Senate GOP moves forward with proposals for family leave tax credits and insurance products

The Minnesota Senate on Tuesday passed a bill that the GOP majority describes as a “free market solution” to ensure more Minnesotans have access to paid family leave.

The bill, introduced by Sen. Julia Coleman, R-Waconia, would allow insurance companies to offer paid family leave benefits in Minnesota, which state law currently prohibits. The Senate is expected to approve another bill on Wednesday to create a tax credit for small businesses that provide paid time off.

“We heard from Minnesotans talking about the need for greater access to paid family leave. Companies want to offer more to their employees and families need more help. My bill meets both needs,” Coleman said in a statement.

The DFL-controlled House, which favors a more robust family leave program backed by taxes and mandates, is unlikely to follow the Senate’s lead. Minnesota Democrats called the proposals ineffective, especially for low-income workers.

“This is a classist attempt by Republicans to push a paid leave option that is only available to people who can afford it,” the Minnesota Senate DFL Caucus tweeted. “Paid family leave should not be kept behind a paywall.”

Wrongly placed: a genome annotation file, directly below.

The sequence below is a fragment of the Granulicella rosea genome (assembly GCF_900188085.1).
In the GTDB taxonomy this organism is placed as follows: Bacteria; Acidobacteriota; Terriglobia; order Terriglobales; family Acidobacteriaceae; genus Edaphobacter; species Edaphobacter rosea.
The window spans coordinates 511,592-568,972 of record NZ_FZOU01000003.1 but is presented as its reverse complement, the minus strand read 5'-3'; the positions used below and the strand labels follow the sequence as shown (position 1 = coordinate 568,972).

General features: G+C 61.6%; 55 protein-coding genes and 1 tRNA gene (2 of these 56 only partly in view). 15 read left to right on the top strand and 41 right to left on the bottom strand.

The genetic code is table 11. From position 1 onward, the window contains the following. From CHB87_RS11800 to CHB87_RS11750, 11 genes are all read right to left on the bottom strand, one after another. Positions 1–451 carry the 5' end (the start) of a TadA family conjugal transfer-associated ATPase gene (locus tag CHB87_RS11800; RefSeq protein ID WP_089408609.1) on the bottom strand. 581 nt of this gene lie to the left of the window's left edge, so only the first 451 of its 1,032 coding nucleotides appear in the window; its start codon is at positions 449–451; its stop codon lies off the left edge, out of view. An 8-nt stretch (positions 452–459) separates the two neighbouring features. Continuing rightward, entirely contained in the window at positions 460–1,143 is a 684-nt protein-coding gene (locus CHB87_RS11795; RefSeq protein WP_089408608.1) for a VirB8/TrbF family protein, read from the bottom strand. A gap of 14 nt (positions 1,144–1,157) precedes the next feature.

Under the Senate insurance bill, paid vacation would remain an optional benefit and employers or employees would have to cover premiums. In other states, high-wage workers who already receive full benefits are most likely to have access to private paid vacation insurance, experts say.

The tax credit would be capped at $3,000 per employee. It would be open to businesses with fewer than 50 employees, which employ about 38% of Minnesota’s workforce.

The House DFL family leave proposal would create a state-run program similar to unemployment benefits, to which employees and employers would contribute. Workers would be entitled to a maximum of 12 weeks of paid leave.

Minnesota is one of 40 states where workers are not guaranteed paid family leave. Nationally, fewer than one in four workers had access to paid family leave in 2021, according to the Bureau of Labor Statistics.

Paid family leave is linked to better health outcomes for adults and children, greater financial security for employees, and a greater likelihood that caregivers, especially women, will stay in the workforce.